Drug taking used to be seen as a predominantly male activity, with women involved only on the sidelines. It is generally seen as a young, male, working class pursuit and if women were addicts they were seen as unnatural and deviant. "It would be foolish to imagine that women do not take drugs - isolated young housewives are amongst the heaviest drug users and girls in their late teens are one of the largest groups amongst attempted suicides by drug overdose... I am suggesting for a complex of reasons the imaginary solutions which drugs may offer boys do not have the same attraction for girls.
" However if it is unnatural for women to take drugs does this mean that it is natural and therefore acceptable for males to be drug users? This idea of the gender split is now changing; in many areas of drug culture (particularly those associated with the dance culture) women are seen on the same level as men and participate as fully as their male counterparts. This idea of it being acceptable for men to be drug users but not for women is seen in The United States also.
When the first drug treatment centres were opened in the 1960's they were exclusively for men, women simply did not figure into the equation. "Female addicts have been considered sicker, more resistant to treatment, and more difficult to deal with than their male counterparts - or any class or ethnic group. " Over fourteen years after the first drug rehabilitation centre for men was opened, a centre for women was opened, and two years after that women were given priority in drug treatment because of the extent of the problem.
This problem was highlighted and brought into the public forum because of the plight of "crack babies" - babies born addicted to cocaine because their mother used the drug during pregnancy. In Philadelphia in 1989 one in five babies was born with cocaine in their system. The most common drug addictions for those of either gender are addictions to the legal drugs, alcohol and tobacco. It is with these drugs that the gender differences are quite well documented.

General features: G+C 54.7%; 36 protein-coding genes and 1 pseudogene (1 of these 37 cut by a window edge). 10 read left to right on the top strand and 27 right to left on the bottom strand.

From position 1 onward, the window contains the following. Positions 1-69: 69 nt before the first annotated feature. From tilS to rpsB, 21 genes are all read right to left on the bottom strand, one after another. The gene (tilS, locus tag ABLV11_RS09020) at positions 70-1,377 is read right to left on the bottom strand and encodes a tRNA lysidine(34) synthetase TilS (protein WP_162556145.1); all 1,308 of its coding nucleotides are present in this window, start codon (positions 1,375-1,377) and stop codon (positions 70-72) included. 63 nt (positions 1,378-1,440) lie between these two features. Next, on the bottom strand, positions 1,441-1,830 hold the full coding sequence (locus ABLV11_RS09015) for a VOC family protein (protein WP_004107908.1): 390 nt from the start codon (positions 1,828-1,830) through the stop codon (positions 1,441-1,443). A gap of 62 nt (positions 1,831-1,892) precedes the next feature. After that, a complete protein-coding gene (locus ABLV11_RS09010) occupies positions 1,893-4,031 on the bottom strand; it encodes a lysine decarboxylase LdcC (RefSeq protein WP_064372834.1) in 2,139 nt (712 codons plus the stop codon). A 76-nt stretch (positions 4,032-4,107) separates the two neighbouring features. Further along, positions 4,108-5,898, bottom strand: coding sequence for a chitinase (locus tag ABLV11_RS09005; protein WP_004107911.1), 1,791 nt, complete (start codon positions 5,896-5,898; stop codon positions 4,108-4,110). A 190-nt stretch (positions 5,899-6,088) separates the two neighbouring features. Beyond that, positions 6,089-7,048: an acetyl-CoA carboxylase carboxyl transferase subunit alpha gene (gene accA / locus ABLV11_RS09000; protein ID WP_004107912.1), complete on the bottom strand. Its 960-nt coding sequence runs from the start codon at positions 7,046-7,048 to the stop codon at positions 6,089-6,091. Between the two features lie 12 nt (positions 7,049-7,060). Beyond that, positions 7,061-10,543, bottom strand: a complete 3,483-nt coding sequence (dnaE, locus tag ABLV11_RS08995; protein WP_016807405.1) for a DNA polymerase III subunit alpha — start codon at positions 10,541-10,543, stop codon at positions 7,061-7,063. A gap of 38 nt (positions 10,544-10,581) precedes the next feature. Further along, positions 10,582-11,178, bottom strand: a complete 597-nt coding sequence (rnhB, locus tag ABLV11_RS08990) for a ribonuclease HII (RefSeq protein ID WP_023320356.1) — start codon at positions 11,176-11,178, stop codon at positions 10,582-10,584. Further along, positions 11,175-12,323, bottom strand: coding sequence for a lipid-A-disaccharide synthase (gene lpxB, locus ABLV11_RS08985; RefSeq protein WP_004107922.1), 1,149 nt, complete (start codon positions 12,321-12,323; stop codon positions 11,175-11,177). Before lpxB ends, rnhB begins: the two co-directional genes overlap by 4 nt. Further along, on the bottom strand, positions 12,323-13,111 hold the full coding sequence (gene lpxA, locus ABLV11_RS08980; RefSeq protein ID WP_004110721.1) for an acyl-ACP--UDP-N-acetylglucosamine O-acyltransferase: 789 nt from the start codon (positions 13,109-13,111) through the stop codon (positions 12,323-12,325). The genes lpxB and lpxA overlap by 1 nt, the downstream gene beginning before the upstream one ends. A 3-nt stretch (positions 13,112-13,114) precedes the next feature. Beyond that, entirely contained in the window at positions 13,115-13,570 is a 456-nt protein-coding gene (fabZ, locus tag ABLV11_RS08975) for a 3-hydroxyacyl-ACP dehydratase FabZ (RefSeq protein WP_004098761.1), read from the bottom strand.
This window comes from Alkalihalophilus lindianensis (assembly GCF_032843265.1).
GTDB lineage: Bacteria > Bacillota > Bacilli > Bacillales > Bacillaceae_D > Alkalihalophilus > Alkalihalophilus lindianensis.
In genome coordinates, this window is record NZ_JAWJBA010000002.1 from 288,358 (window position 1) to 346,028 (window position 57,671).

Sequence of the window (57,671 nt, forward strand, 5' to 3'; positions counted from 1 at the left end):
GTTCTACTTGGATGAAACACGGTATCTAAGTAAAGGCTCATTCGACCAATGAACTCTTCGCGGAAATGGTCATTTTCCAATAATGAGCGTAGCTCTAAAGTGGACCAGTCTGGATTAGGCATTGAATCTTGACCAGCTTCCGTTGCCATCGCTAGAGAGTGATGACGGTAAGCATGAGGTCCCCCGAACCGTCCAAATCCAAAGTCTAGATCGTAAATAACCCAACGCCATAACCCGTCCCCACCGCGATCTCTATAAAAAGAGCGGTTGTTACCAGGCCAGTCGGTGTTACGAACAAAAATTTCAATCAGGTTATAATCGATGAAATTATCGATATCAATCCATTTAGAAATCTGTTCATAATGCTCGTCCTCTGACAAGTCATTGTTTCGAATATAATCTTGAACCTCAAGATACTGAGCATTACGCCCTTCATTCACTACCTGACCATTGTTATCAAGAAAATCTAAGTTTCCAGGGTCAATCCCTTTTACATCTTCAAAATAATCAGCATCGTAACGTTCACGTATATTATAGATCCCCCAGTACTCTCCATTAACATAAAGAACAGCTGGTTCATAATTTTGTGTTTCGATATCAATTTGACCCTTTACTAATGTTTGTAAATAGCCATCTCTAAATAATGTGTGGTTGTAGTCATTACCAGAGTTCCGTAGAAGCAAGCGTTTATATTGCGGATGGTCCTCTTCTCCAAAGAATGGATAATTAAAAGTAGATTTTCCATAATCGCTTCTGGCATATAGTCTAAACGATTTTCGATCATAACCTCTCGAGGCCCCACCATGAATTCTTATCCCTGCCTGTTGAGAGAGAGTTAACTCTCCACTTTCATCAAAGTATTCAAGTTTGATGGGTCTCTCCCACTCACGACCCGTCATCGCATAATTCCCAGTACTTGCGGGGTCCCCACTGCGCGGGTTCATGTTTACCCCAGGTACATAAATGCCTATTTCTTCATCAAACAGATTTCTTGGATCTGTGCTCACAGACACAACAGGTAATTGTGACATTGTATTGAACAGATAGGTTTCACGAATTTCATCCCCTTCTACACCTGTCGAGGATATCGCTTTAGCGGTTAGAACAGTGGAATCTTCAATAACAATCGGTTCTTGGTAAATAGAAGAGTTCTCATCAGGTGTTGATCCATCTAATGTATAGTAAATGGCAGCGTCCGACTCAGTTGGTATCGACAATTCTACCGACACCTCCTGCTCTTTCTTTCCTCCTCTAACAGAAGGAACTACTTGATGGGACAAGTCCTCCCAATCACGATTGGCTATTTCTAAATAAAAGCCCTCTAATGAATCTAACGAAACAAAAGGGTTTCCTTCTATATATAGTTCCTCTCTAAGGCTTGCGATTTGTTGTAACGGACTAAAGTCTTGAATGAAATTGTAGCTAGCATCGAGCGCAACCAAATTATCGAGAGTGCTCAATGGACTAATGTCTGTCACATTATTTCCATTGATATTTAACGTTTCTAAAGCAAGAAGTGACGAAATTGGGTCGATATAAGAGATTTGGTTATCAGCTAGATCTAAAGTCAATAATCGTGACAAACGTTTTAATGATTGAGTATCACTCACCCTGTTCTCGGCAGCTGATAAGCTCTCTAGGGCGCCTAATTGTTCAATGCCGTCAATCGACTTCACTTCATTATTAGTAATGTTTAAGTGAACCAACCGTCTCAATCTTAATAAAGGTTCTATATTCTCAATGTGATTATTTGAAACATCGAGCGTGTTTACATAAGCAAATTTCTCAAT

Male smokers used to far outweigh female smokers but since the end of the Second World War the percentage difference between the two has continued to decrease year on year so that it is now virtually equal. After World War II cigarette advertisers started to target women in their campaigns, promoting cigarettes as feminine and sexy and also highlighting the fact that they help you keep slim by suppressing the appetite. This has been described as the "tyranny of slenderness" .
This increase in the number of women smoking over the past fifty years has meant that while male cases of lung cancer are declining, female cases are steadily increasing. So much so that if it continues at this rate then lung cancer will take over from breast cancer in 2010 as the biggest cancer related killer of women. This has already happened in the United States where 22% of all adult women smoke. One of the most worrying groups that are increasing their cigarette consumption is teenage girls.
They often start to smoke to avoid weight gain. They also seek to identify themselves as independent and glamorous, which reflect images projected by tobacco advertisements. In America in 1999 34. 9 per cent of high school girls were current smokers. An increased worry of this trend for young girls to smoke is the fact that women who take the contraceptive pill and also smoke are ten times more likely to have either a coronary attack, stroke or blood clot in the leg veins.
As well as these problems for the actual woman, when it comes to pregnancy the problems are even more severe. Smoking in both men compromises fertility and women, in men it limits the ability to mount an erection and means that men are able to produce only a few "sluggish" sperm. Smoking during pregnancy (both direct and passive) can cause serious health problems for the unborn child; it passes on nicotine to the foetus and prevents as much as twenty-five percent of oxygen from reaching the placenta.
Smoking during pregnancy accounts for up to fourteen per cent of premature deliveries and ten per cent of all infant deaths. Maternal smoking has also been linked to asthma among infants and young children. Mothers who smoke and breast-feed their babies pass nicotine to their children through breast milk. Additionally, infants are more likely to develop colds, bronchitis, and other respiratory diseases if second-hand smoke is present in the home.